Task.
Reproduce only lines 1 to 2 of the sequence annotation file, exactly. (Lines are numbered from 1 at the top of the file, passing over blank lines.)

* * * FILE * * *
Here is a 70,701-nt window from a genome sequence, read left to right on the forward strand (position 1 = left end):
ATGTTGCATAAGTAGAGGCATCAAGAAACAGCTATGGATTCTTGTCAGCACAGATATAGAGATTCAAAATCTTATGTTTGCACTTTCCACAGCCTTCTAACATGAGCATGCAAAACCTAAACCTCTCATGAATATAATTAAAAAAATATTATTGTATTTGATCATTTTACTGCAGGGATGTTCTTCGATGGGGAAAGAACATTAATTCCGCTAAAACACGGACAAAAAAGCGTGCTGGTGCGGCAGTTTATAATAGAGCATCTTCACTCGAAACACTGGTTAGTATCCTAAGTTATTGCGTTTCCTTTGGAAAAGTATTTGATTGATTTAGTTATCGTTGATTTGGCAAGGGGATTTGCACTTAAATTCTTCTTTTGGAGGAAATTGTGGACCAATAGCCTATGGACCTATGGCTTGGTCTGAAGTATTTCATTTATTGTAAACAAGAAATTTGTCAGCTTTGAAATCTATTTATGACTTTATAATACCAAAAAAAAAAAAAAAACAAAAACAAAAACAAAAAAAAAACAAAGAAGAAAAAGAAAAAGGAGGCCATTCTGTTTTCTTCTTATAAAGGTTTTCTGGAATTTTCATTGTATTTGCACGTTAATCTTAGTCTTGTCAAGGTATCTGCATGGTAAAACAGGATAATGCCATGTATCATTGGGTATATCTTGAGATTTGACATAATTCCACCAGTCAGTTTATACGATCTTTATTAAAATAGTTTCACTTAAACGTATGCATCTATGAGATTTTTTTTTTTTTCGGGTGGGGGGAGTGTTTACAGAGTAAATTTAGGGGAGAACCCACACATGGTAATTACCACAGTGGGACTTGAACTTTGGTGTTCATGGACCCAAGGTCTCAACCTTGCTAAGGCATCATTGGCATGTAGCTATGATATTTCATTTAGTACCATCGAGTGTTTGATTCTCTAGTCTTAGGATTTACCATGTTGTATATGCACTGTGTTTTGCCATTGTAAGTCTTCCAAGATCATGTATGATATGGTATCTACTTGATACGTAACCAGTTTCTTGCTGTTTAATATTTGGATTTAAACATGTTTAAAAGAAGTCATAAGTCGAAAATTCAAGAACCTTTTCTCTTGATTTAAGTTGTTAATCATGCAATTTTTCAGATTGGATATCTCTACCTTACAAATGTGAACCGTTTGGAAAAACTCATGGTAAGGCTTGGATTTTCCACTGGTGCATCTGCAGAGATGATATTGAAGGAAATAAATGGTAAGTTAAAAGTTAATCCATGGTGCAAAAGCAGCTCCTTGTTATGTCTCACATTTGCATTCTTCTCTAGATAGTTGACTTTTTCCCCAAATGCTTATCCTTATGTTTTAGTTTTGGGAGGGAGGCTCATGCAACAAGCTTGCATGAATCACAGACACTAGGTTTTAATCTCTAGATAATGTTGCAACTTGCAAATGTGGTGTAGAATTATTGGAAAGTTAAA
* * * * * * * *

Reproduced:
Here is a 70,701-nt window from a genome sequence, read left to right on the forward strand (position 1 = left end):
ATGTTGCATAAGTAGAGGCATCAAGAAACAGCTATGGATTCTTGTCAGCACAGATATAGAGATTCAAAATCTTATGTTTGCACTTTCCACAGCCTTCTAACATGAGCATGCAAAACCTAAACCTCTCATGAATATAATTAAAAAAATATTATTGTATTTGATCATTTTACTGCAGGGATGTTCTTCGATGGGGAAAGAACATTAATTCCGCTAAAACACGGACAAAAAAGCGTGCTGGTGCGGCAGTTTATAATAGAGCATCTTCACTCGAAACACTGGTTAGTATCCTAAGTTATTGCGTTTCCTTTGGAAAAGTATTTGATTGATTTAGTTATCGTTGATTTGGCAAGGGGATTTGCACTTAAATTCTTCTTTTGGAGGAAATTGTGGACCAATAGCCTATGGACCTATGGCTTGGTCTGAAGTATTTCATTTATTGTAAACAAGAAATTTGTCAGCTTTGAAATCTATTTATGACTTTATAATACCAAAAAAAAAAAAAAAACAAAAACAAAAACAAAAAAAAAACAAAGAAGAAAAAGAAAAAGGAGGCCATTCTGTTTTCTTCTTATAAAGGTTTTCTGGAATTTTCATTGTATTTGCACGTTAATCTTAGTCTTGTCAAGGTATCTGCATGGTAAAACAGGATAATGCCATGTATCATTGGGTATATCTTGAGATTTGACATAATTCCACCAGTCAGTTTATACGATCTTTATTAAAATAGTTTCACTTAAACGTATGCATCTATGAGATTTTTTTTTTTTTCGGGTGGGGGGAGTGTTTACAGAGTAAATTTAGGGGAGAACCCACACATGGTAATTACCACAGTGGGACTTGAACTTTGGTGTTCATGGACCCAAGGTCTCAACCTTGCTAAGGCATCATTGGCATGTAGCTATGATATTTCATTTAGTACCATCGAGTGTTTGATTCTCTAGTCTTAGGATTTACCATGTTGTATATGCACTGTGTTTTGCCATTGTAAGTCTTCCAAGATCATGTATGATATGGTATCTACTTGATACGTAACCAGTTTCTTGCTGTTTAATATTTGGATTTAAACATGTTTAAAAGAAGTCATAAGTCGAAAATTCAAGAACCTTTTCTCTTGATTTAAGTTGTTAATCATGCAATTTTTCAGATTGGATATCTCTACCTTACAAATGTGAACCGTTTGGAAAAACTCATGGTAAGGCTTGGATTTTCCACTGGTGCATCTGCAGAGATGATATTGAAGGAAATAAATGGTAAGTTAAAAGTTAATCCATGGTGCAAAAGCAGCTCCTTGTTATGTCTCACATTTGCATTCTTCTCTAGATAGTTGACTTTTTCCCCAAATGCTTATCCTTATGTTTTAGTTTTGGGAGGGAGGCTCATGCAACAAGCTTGCATGAATCACAGACACTAGGTTTTAATCTCTAGATAATGTTGCAACTTGCAAATGTGGTGTAGAATTATTGGAAAGTTAAA